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Array CGH analysis in primary gastrointestinal stromal tumors: Cytogenetic profile correlates with anatomic site and tumor aggressiveness, irrespective of mutational status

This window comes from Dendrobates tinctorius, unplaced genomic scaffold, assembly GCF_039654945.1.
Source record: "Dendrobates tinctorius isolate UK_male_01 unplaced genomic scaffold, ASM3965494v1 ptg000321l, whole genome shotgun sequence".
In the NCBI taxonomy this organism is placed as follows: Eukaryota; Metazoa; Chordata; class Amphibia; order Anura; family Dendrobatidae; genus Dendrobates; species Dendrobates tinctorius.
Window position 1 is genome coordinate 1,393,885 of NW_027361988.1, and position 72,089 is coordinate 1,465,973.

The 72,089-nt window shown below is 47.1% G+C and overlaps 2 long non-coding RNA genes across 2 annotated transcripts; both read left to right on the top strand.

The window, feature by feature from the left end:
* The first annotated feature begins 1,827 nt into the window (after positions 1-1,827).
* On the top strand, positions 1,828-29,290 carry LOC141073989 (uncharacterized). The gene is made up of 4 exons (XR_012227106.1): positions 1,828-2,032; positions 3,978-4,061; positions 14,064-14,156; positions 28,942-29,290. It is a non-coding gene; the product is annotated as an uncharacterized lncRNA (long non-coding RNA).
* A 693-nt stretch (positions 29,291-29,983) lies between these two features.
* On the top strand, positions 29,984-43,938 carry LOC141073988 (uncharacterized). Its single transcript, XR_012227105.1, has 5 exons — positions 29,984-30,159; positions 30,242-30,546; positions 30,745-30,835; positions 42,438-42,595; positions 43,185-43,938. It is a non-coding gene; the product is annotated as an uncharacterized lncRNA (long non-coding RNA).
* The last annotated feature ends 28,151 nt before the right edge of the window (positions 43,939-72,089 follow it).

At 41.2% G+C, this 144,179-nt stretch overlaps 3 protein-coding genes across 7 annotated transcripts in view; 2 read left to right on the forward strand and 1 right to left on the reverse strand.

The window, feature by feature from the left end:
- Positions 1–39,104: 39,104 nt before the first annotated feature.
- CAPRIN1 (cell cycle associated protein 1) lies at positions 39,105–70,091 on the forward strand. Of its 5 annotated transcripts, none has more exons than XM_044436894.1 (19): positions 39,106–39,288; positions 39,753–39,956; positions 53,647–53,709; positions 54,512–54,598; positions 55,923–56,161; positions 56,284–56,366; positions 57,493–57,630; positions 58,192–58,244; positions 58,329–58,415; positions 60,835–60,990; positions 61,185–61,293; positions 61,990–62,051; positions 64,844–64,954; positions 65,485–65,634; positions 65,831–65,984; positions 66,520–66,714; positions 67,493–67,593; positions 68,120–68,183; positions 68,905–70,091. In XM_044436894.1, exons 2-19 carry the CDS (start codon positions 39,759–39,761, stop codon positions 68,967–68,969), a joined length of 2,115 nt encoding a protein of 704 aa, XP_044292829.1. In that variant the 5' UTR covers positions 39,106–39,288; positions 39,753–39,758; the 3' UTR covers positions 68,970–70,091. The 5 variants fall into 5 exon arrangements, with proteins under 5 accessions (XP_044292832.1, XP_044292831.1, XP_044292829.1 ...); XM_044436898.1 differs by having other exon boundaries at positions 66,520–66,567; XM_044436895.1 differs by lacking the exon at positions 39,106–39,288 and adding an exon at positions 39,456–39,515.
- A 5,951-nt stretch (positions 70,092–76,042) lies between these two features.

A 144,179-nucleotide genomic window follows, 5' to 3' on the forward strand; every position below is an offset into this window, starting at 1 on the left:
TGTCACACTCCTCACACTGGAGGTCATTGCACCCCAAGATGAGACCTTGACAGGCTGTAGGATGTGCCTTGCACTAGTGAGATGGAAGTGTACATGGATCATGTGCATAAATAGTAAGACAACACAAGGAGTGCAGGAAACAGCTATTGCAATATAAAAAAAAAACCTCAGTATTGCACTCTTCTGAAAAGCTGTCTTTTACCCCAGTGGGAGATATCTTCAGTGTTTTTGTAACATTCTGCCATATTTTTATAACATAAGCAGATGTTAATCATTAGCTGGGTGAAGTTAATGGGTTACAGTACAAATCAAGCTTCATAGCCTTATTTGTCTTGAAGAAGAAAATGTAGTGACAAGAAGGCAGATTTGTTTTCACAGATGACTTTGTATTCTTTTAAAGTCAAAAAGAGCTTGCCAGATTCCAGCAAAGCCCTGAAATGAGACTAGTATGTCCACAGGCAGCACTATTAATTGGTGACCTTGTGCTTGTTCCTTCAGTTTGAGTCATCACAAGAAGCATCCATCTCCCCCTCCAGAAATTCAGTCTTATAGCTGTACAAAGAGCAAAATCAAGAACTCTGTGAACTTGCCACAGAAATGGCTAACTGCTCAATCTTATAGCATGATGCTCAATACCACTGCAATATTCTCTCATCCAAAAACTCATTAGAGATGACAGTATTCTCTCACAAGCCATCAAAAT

Gastrointestinal stromal tumors (GISTs) comprise a biologically diverse group of neoplasms with respect to activating mutations in either KIT or PDGFRA, histology, anatomical site of origin, and clinical aggressiveness. In this study, we applied the high resolution array-based comparative genomic hybridization (array-CGH) technology to 66 primary GISTs (40 gastric and 26 nongastric, 48 with KIT and 18 with PDGFRA mutations) for identification of novel high-level alterations and for characterization of genotype-related genomic changes. All cases had genomic imbalances with the highest occurrence of 14q (73%), 1p (62%), 22q (59%), 15q (38%), and 13q (29%) losses. Our data indicate that loss of chromosome 14 and/or 22 is an early change in GIST tumorigenesis irrespective of tumor genotype. Furthermore, DNA copy number changes showed a site dependent pattern. These included lower incidence of losses at 14q (87% vs. 35%), and higher frequency of losses at 1p (45% vs. 85%) and 15q (17% vs. 69%) in nongastric versus gastric site (P < 0.001 for all). However, in the multivariate analysis with adjustment to tumor risk stratification, only the 14q loss site-dependent pattern of distribution retained its significance. These findings suggest that loss of 14q is a relatively less frequent genetic event in the development of nongastric GISTs, the lack of which is most likely substituted by the accumulation of 1p/15q and other changes. The novel minimal overlapping regions of deletion at 1p (1p36.32-1p35.2, 1p34.1, and 1p22.1-1p21.3), 13q (13q14.11-q14.2 and 13q32.3-q33.1), and 15q23 were delineated, which point to chromosomal regions that may harbor genes relevant to the development of these neoplasms. © 2006 Wiley-Liss, Inc.